I think everything sounds far sexier in French. Take poulet en demi deuil for example, would be quite happy for a lover to whisper that in my ear. Sadly when translated into English, it doesn’t have the same ring. Chicken in half mourning sounds more on the sad side than sexy.
I was gifted a gorgeous Western Australia fresh black truffle from the lovely people at Lilydale along with a few packs from their ‘Ready for You to Roast’ range. Not a bad pick up and cook at home range, the breast roasts marinated in fennel and chili infused oil, were our favourites of what we tried.
With Bastille Day around the corner, this dish just seemed the perfect one to make. But why is it called chicken in half mourning? It is the visual appearance of the truffle. When the black truffles are placed under the skin of the poultry it gives the impression of a black veil.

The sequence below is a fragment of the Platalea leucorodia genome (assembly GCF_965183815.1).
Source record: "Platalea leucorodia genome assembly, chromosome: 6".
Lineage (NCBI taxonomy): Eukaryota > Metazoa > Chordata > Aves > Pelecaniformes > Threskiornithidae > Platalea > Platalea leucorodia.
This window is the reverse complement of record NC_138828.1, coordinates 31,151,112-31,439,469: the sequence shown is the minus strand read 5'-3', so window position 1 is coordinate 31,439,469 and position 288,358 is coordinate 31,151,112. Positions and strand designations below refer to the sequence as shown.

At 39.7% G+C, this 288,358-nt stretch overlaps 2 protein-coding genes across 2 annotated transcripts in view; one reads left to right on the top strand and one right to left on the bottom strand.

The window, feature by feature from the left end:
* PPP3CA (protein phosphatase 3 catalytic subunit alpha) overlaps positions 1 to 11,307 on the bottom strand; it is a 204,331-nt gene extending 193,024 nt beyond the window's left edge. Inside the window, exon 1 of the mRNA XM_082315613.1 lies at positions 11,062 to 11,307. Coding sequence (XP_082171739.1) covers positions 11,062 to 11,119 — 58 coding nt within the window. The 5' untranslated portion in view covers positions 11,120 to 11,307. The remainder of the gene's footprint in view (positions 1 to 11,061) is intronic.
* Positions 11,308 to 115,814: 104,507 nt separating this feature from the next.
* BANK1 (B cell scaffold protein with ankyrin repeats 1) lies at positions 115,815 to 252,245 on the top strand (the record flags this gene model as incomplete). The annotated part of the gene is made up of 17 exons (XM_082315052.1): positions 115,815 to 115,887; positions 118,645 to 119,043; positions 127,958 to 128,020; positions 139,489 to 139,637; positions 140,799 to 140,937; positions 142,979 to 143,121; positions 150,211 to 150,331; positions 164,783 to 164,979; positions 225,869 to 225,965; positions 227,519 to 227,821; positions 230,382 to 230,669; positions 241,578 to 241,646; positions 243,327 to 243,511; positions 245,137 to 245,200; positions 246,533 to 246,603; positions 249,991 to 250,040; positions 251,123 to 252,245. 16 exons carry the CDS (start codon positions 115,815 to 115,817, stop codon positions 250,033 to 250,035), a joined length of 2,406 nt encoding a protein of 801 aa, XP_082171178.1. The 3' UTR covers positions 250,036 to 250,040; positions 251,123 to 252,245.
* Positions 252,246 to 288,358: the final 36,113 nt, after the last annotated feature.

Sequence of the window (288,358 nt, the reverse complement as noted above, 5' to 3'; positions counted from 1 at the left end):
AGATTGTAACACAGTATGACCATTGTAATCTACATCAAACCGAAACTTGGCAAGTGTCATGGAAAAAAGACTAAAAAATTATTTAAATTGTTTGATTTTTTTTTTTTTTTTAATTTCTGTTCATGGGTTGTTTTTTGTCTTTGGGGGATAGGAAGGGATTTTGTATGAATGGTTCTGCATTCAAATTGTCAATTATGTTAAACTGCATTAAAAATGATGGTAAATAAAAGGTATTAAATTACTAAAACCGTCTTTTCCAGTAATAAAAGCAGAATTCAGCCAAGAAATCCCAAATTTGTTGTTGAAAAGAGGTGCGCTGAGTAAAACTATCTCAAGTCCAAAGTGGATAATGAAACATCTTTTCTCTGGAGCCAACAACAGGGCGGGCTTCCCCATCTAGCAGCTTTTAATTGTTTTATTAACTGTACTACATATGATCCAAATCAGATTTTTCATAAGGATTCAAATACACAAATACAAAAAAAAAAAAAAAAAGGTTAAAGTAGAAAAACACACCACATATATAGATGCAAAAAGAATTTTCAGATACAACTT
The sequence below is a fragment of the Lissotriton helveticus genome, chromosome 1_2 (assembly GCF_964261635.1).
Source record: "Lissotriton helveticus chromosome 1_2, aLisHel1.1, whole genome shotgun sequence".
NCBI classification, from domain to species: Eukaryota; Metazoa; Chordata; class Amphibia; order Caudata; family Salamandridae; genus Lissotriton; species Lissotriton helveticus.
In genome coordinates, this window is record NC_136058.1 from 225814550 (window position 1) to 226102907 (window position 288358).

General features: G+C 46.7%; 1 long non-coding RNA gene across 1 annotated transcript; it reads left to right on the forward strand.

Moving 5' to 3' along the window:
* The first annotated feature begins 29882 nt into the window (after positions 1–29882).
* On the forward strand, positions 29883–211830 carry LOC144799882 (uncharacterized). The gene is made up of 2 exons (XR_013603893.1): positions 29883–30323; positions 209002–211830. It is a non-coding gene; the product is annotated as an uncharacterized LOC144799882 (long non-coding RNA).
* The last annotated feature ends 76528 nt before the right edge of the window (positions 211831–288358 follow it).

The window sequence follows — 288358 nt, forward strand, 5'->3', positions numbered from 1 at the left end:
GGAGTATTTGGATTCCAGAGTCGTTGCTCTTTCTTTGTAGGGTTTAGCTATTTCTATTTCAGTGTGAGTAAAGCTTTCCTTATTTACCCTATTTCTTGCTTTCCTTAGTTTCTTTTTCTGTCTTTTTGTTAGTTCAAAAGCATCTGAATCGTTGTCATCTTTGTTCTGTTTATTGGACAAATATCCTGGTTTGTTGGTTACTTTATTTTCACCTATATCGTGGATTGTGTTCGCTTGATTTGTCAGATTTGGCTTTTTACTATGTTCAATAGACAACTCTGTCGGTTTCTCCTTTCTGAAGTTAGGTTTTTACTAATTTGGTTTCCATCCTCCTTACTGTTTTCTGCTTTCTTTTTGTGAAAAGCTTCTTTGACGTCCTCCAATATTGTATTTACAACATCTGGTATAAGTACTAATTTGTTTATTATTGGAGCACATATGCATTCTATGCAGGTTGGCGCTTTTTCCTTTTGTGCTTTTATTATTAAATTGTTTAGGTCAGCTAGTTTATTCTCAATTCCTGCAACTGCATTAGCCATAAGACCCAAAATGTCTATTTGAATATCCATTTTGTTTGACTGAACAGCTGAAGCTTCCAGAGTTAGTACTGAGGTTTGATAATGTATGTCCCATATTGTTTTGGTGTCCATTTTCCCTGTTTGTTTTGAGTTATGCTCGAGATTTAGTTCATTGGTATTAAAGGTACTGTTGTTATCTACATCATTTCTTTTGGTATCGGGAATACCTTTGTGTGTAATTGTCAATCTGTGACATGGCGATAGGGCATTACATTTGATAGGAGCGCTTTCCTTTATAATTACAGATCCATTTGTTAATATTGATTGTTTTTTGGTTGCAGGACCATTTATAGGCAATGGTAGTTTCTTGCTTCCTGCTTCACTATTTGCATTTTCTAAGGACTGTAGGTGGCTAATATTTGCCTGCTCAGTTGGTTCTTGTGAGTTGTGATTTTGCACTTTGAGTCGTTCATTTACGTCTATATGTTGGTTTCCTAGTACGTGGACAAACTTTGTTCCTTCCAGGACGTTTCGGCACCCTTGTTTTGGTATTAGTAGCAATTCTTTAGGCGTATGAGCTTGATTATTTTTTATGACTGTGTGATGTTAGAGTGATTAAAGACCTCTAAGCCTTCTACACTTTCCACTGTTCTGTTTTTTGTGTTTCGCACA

On researching the recipe for Poulet en demi deuil, I referred to my trusty ‘The Escoffier’, a guide to the fine art of French Cuisine, by Auguste Escoffier. Escoffier was the leading chef in modernizing French cuisine. His books are a brilliant guide for those wanting to enhance their French culinary skills. The down side is they are very textbook like. If you are new to cooking and uncomfortable in the kitchen, they can be a little confusing.
Escoffier’s recipe for pullet en demi deuil reads as follows;
Between the skin and beasts of the fowl insert a few fine slices of raw truffle. Lard the pullet and poach it.